The rise and rise of EVC Music Publications as an exciting and innovative music publisher can’t have escaped the notice of any player or teacher active on social media, and like many I have watched their emergence over the last three years or so with growing interest.
I have previously praised a number of EVC Music’s publications. I am enthusiastic for Andrew Higgins’ excellent Birds: Études-Tableaux and the recent reissue of Graham Lynch’s wonderful Sound Sketches series. And I was delighted to report that the EVC Music Star Prize Event at the Royal Albert Hall last month was such a resounding success!
With the publication of Piano Tales for Alice – a brand new collection of easy pieces by acclaimed jazz performer and composer Nikki Iles – it seems to me that EVC Music has unequivocally arrived as a mature and significant force in music publishing.
Building on their activities thus far, with this publication EVC Music has hit the jackpot, bringing to market a genuine classic…
Nikki Iles will be known to many readers as the jazz composer and arranger responsible for the brilliant Jazz on a Winter’s Night and subsequent series of highly enjoyable themed jazz collections from OUP. She is also well-known from her various contributions to the ABRSM Jazz Piano and standard Piano Syllabus publications, and to the Piano Star series.
In all of these, Nikki has both revealed her authentic jazz voice and shown herself to be attuned to the needs of players at different educational levels. And these qualities are again to the fore in Piano Tales for Alice.
Piano Tales for Alice appears in typical EVC Music house style, with a clean presentation and eye-catching cover.
This publication immediately struck me in terms of its gorgeous layout and tasteful design. There’s a subtlety to the inclusion of timeless illustrations on the front cover and contents page, an authentically quirky character to the piece title lettering, and a thoroughness to the editing and engraving throughout that are exemplary by any industry standards.
I always regard the inclusion and suitability of fingering as an indication of the care taken in a publication, and here it is beyond reproach – just the right amount, and genuinely useful.
This is a larger collection than some EVC Music publications I have seen. With 16 pieces, each of which is one to two pages long, there is plenty of material here for players to get suitably absorbed in.
The book concludes with a page of “Descriptions”. Here the composer offers a paragraph of explanatory background to the pieces, linking them to the text of the Lewis Carroll classics upon which the collection is based. This is excellent, and provides the much needed context and imaginative impetus that allows the music to truly come alive.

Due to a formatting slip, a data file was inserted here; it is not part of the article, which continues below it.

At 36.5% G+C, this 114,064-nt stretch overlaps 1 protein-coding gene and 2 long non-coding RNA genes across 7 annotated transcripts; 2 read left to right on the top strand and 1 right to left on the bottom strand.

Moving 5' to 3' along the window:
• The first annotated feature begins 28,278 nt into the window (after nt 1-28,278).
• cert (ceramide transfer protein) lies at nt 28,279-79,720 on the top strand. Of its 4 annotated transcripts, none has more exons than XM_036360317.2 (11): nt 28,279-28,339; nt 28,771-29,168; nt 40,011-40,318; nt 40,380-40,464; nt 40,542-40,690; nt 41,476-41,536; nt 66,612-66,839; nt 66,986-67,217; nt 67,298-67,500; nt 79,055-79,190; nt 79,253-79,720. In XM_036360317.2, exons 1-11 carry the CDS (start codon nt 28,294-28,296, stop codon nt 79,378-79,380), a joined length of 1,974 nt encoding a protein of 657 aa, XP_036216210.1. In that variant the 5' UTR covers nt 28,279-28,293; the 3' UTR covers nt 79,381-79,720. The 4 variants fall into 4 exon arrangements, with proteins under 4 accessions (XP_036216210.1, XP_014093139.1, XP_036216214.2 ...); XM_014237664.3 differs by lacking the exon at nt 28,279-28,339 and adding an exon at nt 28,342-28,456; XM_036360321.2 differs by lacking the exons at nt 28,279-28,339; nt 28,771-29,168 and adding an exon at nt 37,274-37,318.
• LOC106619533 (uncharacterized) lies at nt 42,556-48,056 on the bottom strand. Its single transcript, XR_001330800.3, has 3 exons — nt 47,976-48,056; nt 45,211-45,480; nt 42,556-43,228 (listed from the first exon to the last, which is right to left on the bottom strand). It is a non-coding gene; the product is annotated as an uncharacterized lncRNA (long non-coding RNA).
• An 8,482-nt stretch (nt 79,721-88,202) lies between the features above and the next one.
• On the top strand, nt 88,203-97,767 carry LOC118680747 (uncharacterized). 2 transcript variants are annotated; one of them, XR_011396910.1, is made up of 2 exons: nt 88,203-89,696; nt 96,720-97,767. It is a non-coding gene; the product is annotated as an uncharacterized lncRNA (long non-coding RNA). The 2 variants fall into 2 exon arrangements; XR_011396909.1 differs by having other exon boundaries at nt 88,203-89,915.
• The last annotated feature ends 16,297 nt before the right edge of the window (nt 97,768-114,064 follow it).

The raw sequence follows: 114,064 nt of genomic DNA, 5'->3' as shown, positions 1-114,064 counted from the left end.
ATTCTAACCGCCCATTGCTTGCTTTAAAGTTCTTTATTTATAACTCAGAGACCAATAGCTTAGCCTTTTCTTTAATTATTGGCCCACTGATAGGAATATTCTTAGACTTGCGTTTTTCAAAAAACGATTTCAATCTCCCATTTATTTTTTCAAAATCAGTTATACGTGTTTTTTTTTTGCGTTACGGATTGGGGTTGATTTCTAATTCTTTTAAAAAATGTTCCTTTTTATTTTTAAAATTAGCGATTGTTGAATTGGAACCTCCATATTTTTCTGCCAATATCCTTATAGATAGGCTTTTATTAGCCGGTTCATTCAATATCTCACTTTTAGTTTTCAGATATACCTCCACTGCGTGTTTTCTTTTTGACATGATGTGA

Of the sixteen pieces, eight are based on the children’ classic Alice’s Adventures in Wonderland, while the remaining eight take their inspiration from the sequel Alice’s Adventures Through the Looking-Glass.
All of the belovèd characters from these timeless stories are present and correct, from the Cheshire Cat to the Mad-Hatter, from Tweedledee and Tweedledum to the White Rabbit and the Jabberwocky, Lewis Carroll’s quirky creations are brought vividly to life through a series of highly imaginative musical illustrations, with pianistic writing that digs into the jazz heritage alongside interludes with more obvious classical and impressionistic reference points. As expected, several of Nikki’s pieces require swing quavers, and this is noted clearly on the score.
There’s a depth of quality here that stands up alongside the very best of Nikki Iles’ previous work, and a range of musical expression that cannot fail to inspire and delight players of all ages, and not simply younger devotees of Lewis Carroll’s books.
The real gift here is Nikki’s ability to successfully tap into nostalgia on multiple levels – musical, imaginative and the magic locked within childhood memory.
The pieces range from around Grade 1 to Grade 3, with most orbiting around Grade 2. The Descriptions at the rear helpfully (and I feel accurately) suggest the individual level of each piece, a welcome touch that will be warmly appreciated by less experienced teachers, while offering useful quick guidance for those of us who are longer-in-the-tooth.
Two pieces in the collection are duets – Song for Alice appears last in the book but is actually the easiest piece (an enjoyable detail!), with a pupil part for just the Right Hand, contained within an octave range from middle C, while the more challenging Pink Flamingos is the brilliant and somehow inevitable cha-cha-cha duet I’ve been waiting years for!
All in all, Piano Tales for Alice is an absolute delight – perhaps EVC Music’s most exciting publication and essential purchase to date. Hats off to publisher Elena Cobb, composer Nikki Iles, and all involved in bringing this exceptional publication to market.
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